The Conquerors and Other Poems (London: Macmillan, 1935): 35.
2Spent by their little lusts of pride of gain,
3Sudden, like slim blue slivers of spring rain,
4Falls down the dusk ... and it is well with day.
5All the hard voices die, a thousand birds
6Weave tenderness again in simple words,
8One great bronze hill, raised up for weary eyes.
9Now there is silence in bewildered places,
10And secrets move once more through empty faces
11As through the groves where a clear moon may rise
12To claim once more her maiden sacrifice --
14Stands with the leaves of youth about her head --
15And awe is in the eyes that down the glade
16Watch her move forward, taut and unafraid.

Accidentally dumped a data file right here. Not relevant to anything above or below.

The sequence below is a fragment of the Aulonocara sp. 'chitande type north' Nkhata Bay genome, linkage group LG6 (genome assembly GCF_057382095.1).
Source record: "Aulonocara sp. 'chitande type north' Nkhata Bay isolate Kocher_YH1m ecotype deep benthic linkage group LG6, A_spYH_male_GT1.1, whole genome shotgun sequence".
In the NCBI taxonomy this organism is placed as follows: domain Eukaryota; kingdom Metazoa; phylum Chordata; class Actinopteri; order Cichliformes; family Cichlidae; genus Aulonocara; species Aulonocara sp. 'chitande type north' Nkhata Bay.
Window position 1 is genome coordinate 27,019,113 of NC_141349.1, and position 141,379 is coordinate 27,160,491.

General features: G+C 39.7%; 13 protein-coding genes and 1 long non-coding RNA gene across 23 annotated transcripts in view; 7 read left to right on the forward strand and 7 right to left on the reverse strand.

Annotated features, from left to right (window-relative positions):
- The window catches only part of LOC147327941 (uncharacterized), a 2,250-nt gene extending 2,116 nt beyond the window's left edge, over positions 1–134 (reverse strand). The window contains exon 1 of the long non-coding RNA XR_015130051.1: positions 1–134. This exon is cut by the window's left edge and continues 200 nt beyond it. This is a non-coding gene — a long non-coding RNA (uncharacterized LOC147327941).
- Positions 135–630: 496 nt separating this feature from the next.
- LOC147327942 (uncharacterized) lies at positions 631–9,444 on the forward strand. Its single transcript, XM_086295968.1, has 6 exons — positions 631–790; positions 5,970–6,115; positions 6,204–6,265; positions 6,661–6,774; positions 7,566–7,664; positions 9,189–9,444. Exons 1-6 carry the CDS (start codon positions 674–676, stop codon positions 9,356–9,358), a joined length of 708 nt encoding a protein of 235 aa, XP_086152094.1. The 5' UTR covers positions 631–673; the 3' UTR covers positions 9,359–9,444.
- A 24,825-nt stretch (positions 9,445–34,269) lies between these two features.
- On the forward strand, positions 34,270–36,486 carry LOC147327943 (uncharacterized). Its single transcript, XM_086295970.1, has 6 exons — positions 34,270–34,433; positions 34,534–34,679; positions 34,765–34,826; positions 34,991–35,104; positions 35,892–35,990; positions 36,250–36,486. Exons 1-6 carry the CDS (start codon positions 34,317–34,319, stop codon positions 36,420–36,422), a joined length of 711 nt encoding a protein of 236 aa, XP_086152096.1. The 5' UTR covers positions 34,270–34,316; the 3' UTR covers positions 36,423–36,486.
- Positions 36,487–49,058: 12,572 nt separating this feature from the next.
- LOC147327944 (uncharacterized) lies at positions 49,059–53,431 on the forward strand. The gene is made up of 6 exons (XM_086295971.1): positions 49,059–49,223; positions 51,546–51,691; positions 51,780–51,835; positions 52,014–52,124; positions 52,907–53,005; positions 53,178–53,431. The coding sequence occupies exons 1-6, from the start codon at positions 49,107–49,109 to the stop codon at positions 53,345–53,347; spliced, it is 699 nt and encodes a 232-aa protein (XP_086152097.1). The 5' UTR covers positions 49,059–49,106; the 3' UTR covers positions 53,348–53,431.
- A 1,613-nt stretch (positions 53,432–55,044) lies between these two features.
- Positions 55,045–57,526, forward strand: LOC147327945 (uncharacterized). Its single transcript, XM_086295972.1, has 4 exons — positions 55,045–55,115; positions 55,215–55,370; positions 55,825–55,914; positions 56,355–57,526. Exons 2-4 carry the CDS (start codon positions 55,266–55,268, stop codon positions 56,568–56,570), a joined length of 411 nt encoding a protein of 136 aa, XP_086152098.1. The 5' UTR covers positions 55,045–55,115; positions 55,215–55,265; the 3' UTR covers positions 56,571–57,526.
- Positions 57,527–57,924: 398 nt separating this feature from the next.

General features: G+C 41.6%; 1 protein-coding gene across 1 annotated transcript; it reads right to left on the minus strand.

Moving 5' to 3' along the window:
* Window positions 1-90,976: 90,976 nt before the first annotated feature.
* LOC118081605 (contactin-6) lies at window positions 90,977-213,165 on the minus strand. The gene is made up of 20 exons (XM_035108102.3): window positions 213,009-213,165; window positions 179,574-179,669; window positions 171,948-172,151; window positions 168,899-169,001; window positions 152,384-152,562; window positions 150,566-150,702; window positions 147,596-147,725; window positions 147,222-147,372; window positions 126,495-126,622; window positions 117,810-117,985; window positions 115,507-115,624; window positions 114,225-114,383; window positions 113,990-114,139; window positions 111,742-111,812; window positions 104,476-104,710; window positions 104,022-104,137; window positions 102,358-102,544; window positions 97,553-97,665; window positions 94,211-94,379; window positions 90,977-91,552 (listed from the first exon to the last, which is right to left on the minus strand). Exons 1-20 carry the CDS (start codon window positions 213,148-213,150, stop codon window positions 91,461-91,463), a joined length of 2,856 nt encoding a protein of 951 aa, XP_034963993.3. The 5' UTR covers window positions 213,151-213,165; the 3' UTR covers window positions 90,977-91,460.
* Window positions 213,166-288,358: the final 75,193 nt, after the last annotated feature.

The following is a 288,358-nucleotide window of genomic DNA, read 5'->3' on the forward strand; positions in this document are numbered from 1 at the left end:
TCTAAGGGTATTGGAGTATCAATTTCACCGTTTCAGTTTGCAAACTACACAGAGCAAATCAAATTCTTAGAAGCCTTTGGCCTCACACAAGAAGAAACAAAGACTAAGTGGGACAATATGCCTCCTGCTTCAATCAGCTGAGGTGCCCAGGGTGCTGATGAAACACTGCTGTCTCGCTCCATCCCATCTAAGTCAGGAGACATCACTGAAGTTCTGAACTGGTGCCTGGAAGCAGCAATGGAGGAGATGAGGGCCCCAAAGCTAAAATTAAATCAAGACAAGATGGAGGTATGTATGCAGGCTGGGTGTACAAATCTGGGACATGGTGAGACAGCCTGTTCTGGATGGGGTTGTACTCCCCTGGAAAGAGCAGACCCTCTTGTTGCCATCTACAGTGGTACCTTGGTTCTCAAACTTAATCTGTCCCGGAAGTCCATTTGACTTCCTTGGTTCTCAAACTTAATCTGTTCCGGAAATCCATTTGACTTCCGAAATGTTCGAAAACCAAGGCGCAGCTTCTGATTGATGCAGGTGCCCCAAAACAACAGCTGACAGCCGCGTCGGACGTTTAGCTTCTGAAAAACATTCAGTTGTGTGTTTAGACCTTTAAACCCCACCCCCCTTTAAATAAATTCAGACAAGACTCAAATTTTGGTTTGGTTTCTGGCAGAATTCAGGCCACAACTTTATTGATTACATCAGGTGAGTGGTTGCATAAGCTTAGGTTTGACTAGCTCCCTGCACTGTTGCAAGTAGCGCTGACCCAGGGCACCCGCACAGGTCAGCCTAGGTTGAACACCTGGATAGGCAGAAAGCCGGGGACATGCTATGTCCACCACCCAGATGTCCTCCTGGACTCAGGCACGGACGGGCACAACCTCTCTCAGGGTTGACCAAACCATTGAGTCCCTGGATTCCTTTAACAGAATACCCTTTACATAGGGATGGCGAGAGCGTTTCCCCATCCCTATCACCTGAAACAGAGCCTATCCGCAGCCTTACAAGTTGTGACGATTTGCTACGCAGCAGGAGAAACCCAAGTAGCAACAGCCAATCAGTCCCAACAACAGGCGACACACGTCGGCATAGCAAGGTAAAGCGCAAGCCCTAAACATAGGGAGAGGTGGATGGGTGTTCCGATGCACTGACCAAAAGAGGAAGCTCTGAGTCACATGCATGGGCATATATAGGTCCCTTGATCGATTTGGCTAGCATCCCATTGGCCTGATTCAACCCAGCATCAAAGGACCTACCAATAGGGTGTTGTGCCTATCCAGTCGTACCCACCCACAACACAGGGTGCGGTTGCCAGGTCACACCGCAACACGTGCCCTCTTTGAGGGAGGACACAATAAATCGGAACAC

1] Vestal: one of four (later six) virgins consecrated to Vesta, the ancient Roman goddess of the hearth. The virgins tended Vesta's sacred fire and were obligated to chastity during their tenure. Back to Line
7] couchant: (of an animal): lying with the body resting on the legs and the head raised. Back to Line
13] begarlanded: wearing a garland. Back to Line
Publication Start Year
Christchurch Sun, January 13, 1928.
RPO poem Editors
Cameron La Follette